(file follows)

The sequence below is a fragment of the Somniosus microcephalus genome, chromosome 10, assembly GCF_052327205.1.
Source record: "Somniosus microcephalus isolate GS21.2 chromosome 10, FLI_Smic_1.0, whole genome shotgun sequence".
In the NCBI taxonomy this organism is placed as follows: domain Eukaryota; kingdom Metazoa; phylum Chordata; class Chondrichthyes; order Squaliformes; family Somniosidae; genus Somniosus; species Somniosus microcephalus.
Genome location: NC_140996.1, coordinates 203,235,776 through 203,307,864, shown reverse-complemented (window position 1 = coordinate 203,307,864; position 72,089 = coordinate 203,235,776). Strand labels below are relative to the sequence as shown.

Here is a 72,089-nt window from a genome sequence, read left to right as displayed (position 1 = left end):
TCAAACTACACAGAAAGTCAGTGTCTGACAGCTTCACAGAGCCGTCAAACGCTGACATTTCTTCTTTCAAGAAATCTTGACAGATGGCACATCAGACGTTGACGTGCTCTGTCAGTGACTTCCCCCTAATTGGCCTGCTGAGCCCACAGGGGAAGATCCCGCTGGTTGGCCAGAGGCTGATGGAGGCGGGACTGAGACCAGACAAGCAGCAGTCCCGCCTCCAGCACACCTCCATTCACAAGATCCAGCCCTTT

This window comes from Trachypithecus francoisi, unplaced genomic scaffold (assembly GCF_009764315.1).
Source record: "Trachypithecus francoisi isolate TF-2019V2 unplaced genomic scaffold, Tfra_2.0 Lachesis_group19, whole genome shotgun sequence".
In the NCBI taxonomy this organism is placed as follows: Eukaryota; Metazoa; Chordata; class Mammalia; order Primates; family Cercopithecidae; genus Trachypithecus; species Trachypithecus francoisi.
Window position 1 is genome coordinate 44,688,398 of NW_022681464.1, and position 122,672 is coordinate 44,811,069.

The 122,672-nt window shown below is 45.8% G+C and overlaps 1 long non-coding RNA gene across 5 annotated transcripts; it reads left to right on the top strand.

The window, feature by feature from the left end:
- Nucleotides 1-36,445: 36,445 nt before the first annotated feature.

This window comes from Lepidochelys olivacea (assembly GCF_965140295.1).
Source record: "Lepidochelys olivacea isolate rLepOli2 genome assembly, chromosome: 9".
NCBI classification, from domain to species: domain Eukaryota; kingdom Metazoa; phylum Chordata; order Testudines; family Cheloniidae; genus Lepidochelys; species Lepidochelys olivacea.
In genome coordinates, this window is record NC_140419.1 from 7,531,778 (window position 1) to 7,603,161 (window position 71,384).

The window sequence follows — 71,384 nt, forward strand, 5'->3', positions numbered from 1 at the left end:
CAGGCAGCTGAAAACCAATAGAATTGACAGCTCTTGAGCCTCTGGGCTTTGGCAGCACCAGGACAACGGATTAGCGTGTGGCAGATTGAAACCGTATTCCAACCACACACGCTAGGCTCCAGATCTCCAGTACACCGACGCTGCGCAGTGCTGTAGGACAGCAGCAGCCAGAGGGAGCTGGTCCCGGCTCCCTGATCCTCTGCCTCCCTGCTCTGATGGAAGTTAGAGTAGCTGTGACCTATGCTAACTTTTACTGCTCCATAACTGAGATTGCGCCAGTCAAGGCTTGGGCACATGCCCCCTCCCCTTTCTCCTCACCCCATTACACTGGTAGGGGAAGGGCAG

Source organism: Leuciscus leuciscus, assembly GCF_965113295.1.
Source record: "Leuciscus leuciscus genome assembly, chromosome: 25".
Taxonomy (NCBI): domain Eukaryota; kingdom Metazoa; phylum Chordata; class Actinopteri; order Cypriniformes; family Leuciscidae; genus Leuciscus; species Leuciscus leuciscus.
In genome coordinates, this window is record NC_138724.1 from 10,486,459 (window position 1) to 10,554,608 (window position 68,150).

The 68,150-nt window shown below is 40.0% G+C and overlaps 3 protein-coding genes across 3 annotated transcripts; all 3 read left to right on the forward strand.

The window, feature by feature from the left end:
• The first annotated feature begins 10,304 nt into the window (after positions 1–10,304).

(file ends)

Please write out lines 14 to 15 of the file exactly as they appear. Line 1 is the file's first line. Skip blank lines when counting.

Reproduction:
This window comes from Lepidochelys olivacea (assembly GCF_965140295.1).
Source record: "Lepidochelys olivacea isolate rLepOli2 genome assembly, chromosome: 9".